Yesterday I had the opportunity to screen (twice) the new short SF film, PUMZI (Swahili for “breath”), written and directed by Kenyan filmmaker, Wanuri Kahui. The venue, Le Grande Dakar, the Senegalese restaurant in Brooklyn. The whys, I assume because, though the film is playing in the shorts program of the New York African Film Festival, the screening times were very inaccessible for the average working New Yorker, as well as because of the growing buzz surrounding this groundbreaking film.
PUMZI, takes place in a dystopian future where humanity has been forced to live underground as a result of World War III and the destruction of the environment, so-named the Water Wars in the film. A young woman, Asha, played by Kudzani Moswela works as a museum curator, in service to a council called the Maitu. After receiving a mysterious box with a soil sample, she eventually discovers that it contains no radioactivity and is fertile enough to support life. She soon decides to apply for a pass to go above ground to search for the source and possibly more non-radioactive areas. This monumental discover, however is not taken too seriously and is treated rather threateningly by the council and they “advise” her to send in the sample and to disregard her discovery. Asha however is not convinced this is the correct thing to do, especially in light of her consistent dreams of life blossoming on the surface of the planet. After being taken into custody for disregarding the command to turn in the soil sample and plant, she escapes to the surface where she eventually faces a tough decision on how to support the life of the little plant.
After the film, Kahui conducted a short Q & A with the audience of restaurant diners. She informed us, among other things that the film was made on a miniscule budget of $35,000, was shot in South Africa, as part of a production between Kahui, Hannah Slezacek, Focus Features, Africa First, Goethe Institute, Changamato Fund and Atomic VFX, was produced on the SI-2K camera from Silicon Imaging, Inc. created by Simon Hansen, who previously produced the short, Alive in Jo’burg, the pre-cursor to District 9 and was originally inspired by her research on the only African woman to win a Nobel Peace Prize, Wangari Maathai, who founded the Green Belt Movement in Kenya in the 1970’s.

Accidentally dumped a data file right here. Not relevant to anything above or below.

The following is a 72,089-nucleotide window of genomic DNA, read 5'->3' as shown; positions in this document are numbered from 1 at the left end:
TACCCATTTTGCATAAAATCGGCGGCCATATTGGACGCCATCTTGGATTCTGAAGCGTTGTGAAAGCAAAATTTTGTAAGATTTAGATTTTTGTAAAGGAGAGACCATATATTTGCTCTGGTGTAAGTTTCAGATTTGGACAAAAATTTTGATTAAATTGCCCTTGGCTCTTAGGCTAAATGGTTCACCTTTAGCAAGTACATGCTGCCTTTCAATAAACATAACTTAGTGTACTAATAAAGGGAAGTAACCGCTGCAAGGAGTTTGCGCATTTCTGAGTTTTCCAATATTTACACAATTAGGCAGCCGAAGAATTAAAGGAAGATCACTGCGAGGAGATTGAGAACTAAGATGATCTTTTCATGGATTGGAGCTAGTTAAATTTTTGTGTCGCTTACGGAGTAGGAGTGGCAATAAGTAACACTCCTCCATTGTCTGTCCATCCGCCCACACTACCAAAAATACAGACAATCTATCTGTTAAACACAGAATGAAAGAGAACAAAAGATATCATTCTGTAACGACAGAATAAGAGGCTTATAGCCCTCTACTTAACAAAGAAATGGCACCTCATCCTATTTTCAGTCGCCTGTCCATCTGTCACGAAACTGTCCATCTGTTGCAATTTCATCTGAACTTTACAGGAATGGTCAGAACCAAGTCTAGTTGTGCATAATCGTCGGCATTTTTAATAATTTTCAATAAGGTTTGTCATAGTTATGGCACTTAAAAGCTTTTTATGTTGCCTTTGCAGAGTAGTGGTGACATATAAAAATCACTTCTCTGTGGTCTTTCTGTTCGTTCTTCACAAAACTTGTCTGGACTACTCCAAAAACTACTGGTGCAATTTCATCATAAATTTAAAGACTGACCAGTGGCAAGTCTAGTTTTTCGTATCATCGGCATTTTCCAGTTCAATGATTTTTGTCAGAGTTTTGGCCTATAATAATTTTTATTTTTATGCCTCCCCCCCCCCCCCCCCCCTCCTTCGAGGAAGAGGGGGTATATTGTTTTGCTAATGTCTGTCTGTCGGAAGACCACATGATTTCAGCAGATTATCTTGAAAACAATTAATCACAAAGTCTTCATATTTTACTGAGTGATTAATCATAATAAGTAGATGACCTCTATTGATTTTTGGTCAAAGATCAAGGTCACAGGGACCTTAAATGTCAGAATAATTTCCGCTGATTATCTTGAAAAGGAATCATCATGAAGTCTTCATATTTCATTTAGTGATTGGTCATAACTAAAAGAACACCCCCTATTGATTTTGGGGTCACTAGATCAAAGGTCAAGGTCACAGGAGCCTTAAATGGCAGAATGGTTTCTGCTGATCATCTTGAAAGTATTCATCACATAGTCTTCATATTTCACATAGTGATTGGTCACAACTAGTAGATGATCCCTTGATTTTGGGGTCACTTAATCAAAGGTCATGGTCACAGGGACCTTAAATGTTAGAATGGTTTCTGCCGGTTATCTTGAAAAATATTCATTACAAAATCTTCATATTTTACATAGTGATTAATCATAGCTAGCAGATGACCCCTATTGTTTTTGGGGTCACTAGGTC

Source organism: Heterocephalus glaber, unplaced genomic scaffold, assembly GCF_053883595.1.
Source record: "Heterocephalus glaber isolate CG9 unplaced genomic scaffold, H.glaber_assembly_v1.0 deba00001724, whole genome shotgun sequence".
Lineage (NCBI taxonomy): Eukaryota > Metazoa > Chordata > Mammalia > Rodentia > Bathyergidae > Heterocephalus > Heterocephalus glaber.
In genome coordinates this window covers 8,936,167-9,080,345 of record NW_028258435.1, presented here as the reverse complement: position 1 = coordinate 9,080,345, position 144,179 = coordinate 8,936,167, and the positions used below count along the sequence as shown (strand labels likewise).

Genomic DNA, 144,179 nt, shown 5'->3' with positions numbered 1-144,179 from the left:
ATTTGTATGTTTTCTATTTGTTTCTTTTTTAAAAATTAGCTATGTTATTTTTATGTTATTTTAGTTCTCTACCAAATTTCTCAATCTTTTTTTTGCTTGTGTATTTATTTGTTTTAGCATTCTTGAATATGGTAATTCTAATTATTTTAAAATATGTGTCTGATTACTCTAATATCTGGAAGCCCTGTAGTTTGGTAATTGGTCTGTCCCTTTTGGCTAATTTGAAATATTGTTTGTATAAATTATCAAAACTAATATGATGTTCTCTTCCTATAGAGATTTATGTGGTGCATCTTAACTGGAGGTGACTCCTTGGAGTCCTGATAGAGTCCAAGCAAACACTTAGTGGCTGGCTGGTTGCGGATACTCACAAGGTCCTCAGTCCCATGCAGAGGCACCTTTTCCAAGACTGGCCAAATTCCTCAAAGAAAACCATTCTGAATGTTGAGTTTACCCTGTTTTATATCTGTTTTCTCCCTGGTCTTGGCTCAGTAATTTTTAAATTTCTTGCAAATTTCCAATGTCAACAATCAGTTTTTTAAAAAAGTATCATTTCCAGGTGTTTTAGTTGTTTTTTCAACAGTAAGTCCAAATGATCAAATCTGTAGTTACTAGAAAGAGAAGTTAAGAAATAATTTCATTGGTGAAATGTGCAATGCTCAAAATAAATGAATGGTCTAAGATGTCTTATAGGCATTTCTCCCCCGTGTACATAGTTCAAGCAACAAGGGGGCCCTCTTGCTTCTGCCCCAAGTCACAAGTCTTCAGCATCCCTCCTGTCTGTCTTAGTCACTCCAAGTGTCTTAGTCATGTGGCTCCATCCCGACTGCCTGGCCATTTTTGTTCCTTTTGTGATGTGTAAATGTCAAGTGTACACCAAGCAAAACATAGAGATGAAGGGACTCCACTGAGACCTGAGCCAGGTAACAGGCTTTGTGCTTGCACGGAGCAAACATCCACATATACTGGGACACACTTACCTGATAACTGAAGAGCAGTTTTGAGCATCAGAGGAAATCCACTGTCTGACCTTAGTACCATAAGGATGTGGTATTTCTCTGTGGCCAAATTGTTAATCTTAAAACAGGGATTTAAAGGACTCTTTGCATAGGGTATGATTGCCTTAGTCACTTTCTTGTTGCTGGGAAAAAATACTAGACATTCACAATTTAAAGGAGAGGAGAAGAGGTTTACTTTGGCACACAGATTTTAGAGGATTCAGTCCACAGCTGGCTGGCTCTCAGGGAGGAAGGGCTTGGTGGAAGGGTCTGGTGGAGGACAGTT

Kahui, who has made films prior to PUMZI, including “From A Whisper”, 2008, the award winning feature narrative that portrays the aftermath story of lives affected by the terrorist bombing in Kenya in 1998 is a graduate of the Masters Program at UCLA in the United States is currently working on a narrative script about Wangari Maathai.
PUMZI is a beautifully photographed, well executed and extremely professional film that holds its own when it comes to direction, camera movement, acting, music, editing, production design, costume design, make up and vfx.
PUMZI tells the condensed story of a big idea in 22 minutes. Kuhai covers not only themes of ecological disaster and war, but of water waste and management, where every drop of liquid is accounted for down to the sweat on your back. As Mos Def said, “(It’s the) new world water and every drop counts…” It’s a water economy in the film, where it seems everyone must play their part not only in supporting the larger group (where a sort of time share in physical energy is cast upon the society or at least among what seems to be the working class) but in addition everyone is individually responsible for their own water recycling – if you follow my drink and reuse logic. It made me weary of the future.
On another level, I imagined as the main character risked her life to find out the truth, (by trekking across the desert alone and physically unprepared with a small “life” on her hip, on a search for “hollowed ground”), how it was maybe reminiscent of our ancient ancestors trekking out of Africa and spreading the “human seed” around the world. Extremely strong visual statement.
All in all, I really enjoyed the film so much, I stuck around to watch the second screening, which of course just afforded me the opportunity to take in the splendor of its beauty again. Black folk look really beautiful in the future, even when it seems bleak and full of despair, and you can always count on a Black woman to get it started again… ;0)